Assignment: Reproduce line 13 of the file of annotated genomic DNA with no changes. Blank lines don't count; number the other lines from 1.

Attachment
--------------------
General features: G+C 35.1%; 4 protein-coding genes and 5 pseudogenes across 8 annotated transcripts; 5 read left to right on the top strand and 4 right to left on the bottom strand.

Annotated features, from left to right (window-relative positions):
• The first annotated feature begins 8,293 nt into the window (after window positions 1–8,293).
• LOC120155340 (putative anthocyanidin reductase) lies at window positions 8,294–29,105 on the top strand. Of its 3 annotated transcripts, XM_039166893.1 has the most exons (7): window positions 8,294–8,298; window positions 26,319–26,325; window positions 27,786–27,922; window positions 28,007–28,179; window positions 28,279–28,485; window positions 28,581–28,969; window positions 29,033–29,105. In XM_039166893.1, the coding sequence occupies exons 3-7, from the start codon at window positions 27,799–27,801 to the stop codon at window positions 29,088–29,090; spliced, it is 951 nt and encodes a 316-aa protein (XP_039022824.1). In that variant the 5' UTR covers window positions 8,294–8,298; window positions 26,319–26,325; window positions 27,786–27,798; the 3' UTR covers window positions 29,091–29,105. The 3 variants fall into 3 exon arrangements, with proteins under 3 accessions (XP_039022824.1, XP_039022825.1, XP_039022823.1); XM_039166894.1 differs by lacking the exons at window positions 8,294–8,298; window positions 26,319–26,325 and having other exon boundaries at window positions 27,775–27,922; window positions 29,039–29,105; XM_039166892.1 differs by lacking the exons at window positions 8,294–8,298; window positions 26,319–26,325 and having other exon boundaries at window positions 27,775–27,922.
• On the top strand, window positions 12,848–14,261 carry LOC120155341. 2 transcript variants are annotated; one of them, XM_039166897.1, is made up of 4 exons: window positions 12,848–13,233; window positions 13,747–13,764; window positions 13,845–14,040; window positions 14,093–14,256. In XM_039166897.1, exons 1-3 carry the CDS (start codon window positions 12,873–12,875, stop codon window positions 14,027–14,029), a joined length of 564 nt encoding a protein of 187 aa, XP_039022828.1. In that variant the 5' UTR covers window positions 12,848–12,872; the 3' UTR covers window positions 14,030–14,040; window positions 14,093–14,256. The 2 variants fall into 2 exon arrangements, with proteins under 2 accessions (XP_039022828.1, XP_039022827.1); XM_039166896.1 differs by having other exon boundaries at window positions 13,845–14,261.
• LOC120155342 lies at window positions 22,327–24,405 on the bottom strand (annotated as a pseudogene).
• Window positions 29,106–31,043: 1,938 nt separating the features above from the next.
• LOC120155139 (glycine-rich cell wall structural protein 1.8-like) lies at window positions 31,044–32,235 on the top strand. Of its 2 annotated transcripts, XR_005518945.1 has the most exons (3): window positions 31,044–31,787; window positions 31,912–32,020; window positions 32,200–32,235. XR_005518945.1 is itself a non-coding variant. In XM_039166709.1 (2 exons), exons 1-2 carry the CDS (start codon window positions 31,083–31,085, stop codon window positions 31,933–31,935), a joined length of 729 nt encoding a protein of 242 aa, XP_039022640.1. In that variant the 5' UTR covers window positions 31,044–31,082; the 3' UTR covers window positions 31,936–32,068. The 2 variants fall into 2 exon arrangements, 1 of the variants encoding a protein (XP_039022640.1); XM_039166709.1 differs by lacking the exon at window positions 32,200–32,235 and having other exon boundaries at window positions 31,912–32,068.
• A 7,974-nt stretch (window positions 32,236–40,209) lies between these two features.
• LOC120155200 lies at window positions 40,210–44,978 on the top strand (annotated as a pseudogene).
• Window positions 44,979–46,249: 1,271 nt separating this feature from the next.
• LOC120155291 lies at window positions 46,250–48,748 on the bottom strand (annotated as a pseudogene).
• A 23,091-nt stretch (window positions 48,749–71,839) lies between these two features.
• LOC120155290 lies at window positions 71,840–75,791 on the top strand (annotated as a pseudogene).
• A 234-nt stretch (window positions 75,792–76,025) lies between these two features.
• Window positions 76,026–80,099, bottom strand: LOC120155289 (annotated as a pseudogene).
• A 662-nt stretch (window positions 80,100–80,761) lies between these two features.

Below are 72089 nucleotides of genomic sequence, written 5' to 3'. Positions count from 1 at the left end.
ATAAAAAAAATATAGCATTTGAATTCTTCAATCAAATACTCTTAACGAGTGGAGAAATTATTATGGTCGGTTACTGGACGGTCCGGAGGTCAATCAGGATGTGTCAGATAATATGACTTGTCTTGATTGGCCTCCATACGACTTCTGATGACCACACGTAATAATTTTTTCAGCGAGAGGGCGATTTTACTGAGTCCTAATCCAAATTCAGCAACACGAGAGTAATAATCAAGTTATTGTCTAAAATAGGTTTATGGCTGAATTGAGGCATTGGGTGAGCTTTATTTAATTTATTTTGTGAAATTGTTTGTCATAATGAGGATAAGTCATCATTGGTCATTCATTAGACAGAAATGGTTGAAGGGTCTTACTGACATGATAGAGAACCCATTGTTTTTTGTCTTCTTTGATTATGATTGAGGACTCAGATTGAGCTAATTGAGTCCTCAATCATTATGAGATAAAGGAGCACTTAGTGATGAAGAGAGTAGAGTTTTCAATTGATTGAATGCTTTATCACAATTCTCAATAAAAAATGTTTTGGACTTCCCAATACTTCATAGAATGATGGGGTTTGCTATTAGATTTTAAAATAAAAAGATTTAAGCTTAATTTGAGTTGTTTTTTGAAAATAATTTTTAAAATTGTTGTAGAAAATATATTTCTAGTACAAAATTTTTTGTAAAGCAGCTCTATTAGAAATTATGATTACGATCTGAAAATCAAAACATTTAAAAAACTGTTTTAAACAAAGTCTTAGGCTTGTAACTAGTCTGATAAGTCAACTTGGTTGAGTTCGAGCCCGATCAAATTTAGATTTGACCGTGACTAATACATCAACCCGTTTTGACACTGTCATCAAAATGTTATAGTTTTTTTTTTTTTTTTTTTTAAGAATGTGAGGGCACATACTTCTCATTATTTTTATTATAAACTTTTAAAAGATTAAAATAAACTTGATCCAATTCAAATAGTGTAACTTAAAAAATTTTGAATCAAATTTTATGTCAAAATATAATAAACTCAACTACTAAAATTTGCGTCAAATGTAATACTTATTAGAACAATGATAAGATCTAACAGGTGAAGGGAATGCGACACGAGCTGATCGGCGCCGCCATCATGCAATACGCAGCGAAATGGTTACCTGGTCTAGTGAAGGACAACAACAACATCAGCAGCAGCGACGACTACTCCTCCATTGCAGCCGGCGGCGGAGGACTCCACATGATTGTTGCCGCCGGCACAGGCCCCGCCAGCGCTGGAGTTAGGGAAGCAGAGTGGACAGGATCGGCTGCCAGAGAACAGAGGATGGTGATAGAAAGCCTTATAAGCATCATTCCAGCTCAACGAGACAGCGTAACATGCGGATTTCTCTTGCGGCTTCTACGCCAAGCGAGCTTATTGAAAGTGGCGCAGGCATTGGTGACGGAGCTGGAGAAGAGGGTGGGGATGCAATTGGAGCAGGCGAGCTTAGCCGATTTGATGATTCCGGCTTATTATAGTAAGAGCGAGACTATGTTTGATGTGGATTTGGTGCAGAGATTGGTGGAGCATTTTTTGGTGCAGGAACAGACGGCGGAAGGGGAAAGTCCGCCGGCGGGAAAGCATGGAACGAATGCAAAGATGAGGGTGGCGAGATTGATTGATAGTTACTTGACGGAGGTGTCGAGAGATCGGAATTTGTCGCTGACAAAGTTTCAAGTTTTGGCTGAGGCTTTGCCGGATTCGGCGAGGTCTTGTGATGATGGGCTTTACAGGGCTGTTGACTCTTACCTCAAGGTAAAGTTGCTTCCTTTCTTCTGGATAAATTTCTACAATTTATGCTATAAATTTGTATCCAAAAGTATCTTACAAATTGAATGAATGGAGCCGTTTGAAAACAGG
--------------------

• A 23,091-nt stretch (window positions 48,749–71,839) lies between these two features.